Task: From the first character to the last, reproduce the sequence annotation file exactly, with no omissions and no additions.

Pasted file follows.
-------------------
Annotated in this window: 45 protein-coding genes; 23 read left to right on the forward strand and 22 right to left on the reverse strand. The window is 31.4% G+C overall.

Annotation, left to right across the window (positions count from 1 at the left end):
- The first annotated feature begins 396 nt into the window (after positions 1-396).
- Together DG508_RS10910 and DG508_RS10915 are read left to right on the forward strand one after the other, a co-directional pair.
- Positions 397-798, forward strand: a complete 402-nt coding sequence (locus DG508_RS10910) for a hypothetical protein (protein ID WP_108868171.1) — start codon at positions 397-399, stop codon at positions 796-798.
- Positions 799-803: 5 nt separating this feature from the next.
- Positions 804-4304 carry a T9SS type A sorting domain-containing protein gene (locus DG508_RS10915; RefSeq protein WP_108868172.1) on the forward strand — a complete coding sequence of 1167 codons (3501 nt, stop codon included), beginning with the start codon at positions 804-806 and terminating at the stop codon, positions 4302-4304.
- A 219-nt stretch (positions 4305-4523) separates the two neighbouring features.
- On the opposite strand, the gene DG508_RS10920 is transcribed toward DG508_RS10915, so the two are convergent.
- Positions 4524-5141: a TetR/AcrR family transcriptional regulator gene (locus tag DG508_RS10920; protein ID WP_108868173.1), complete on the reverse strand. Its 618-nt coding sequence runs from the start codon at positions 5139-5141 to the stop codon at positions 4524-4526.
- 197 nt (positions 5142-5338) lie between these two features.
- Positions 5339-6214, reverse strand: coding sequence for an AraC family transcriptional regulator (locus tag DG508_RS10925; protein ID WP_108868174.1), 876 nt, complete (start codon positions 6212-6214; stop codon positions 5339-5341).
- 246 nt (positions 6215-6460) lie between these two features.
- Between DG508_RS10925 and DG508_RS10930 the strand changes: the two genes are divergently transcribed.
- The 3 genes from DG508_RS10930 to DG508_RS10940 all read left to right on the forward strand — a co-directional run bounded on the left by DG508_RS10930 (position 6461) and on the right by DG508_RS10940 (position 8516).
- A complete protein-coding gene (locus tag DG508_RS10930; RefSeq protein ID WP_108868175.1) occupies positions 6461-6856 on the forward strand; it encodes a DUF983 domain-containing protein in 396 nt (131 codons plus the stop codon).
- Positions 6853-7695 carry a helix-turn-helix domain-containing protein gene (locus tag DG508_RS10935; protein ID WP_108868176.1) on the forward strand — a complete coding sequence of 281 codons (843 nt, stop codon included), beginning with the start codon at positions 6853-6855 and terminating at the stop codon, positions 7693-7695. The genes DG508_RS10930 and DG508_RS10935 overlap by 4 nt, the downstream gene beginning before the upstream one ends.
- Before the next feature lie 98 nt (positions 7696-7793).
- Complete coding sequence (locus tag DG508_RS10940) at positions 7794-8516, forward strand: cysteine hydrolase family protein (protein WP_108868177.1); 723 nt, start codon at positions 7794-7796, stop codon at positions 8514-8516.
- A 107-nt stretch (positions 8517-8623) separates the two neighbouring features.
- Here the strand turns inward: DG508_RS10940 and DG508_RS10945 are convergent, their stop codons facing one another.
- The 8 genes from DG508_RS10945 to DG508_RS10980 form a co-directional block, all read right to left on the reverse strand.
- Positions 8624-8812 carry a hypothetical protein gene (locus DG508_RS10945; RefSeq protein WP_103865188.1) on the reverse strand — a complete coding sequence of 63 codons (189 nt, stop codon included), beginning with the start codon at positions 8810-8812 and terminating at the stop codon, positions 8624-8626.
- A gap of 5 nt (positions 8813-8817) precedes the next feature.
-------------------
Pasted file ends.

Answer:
Annotated in this window: 45 protein-coding genes; 23 read left to right on the forward strand and 22 right to left on the reverse strand. The window is 31.4% G+C overall.

Annotation, left to right across the window (positions count from 1 at the left end):
- The first annotated feature begins 396 nt into the window (after positions 1-396).
- Together DG508_RS10910 and DG508_RS10915 are read left to right on the forward strand one after the other, a co-directional pair.
- Positions 397-798, forward strand: a complete 402-nt coding sequence (locus DG508_RS10910) for a hypothetical protein (protein ID WP_108868171.1) — start codon at positions 397-399, stop codon at positions 796-798.
- Positions 799-803: 5 nt separating this feature from the next.
- Positions 804-4304 carry a T9SS type A sorting domain-containing protein gene (locus DG508_RS10915; RefSeq protein WP_108868172.1) on the forward strand — a complete coding sequence of 1167 codons (3501 nt, stop codon included), beginning with the start codon at positions 804-806 and terminating at the stop codon, positions 4302-4304.
- A 219-nt stretch (positions 4305-4523) separates the two neighbouring features.
- On the opposite strand, the gene DG508_RS10920 is transcribed toward DG508_RS10915, so the two are convergent.
- Positions 4524-5141: a TetR/AcrR family transcriptional regulator gene (locus tag DG508_RS10920; protein ID WP_108868173.1), complete on the reverse strand. Its 618-nt coding sequence runs from the start codon at positions 5139-5141 to the stop codon at positions 4524-4526.
- 197 nt (positions 5142-5338) lie between these two features.
- Positions 5339-6214, reverse strand: coding sequence for an AraC family transcriptional regulator (locus tag DG508_RS10925; protein ID WP_108868174.1), 876 nt, complete (start codon positions 6212-6214; stop codon positions 5339-5341).
- 246 nt (positions 6215-6460) lie between these two features.
- Between DG508_RS10925 and DG508_RS10930 the strand changes: the two genes are divergently transcribed.
- The 3 genes from DG508_RS10930 to DG508_RS10940 all read left to right on the forward strand — a co-directional run bounded on the left by DG508_RS10930 (position 6461) and on the right by DG508_RS10940 (position 8516).
- A complete protein-coding gene (locus tag DG508_RS10930; RefSeq protein ID WP_108868175.1) occupies positions 6461-6856 on the forward strand; it encodes a DUF983 domain-containing protein in 396 nt (131 codons plus the stop codon).
- Positions 6853-7695 carry a helix-turn-helix domain-containing protein gene (locus tag DG508_RS10935; protein ID WP_108868176.1) on the forward strand — a complete coding sequence of 281 codons (843 nt, stop codon included), beginning with the start codon at positions 6853-6855 and terminating at the stop codon, positions 7693-7695. The genes DG508_RS10930 and DG508_RS10935 overlap by 4 nt, the downstream gene beginning before the upstream one ends.
- Before the next feature lie 98 nt (positions 7696-7793).
- Complete coding sequence (locus tag DG508_RS10940) at positions 7794-8516, forward strand: cysteine hydrolase family protein (protein WP_108868177.1); 723 nt, start codon at positions 7794-7796, stop codon at positions 8514-8516.
- A 107-nt stretch (positions 8517-8623) separates the two neighbouring features.
- Here the strand turns inward: DG508_RS10940 and DG508_RS10945 are convergent, their stop codons facing one another.
- The 8 genes from DG508_RS10945 to DG508_RS10980 form a co-directional block, all read right to left on the reverse strand.
- Positions 8624-8812 carry a hypothetical protein gene (locus DG508_RS10945; RefSeq protein WP_103865188.1) on the reverse strand — a complete coding sequence of 63 codons (189 nt, stop codon included), beginning with the start codon at positions 8810-8812 and terminating at the stop codon, positions 8624-8626.
- A gap of 5 nt (positions 8813-8817) precedes the next feature.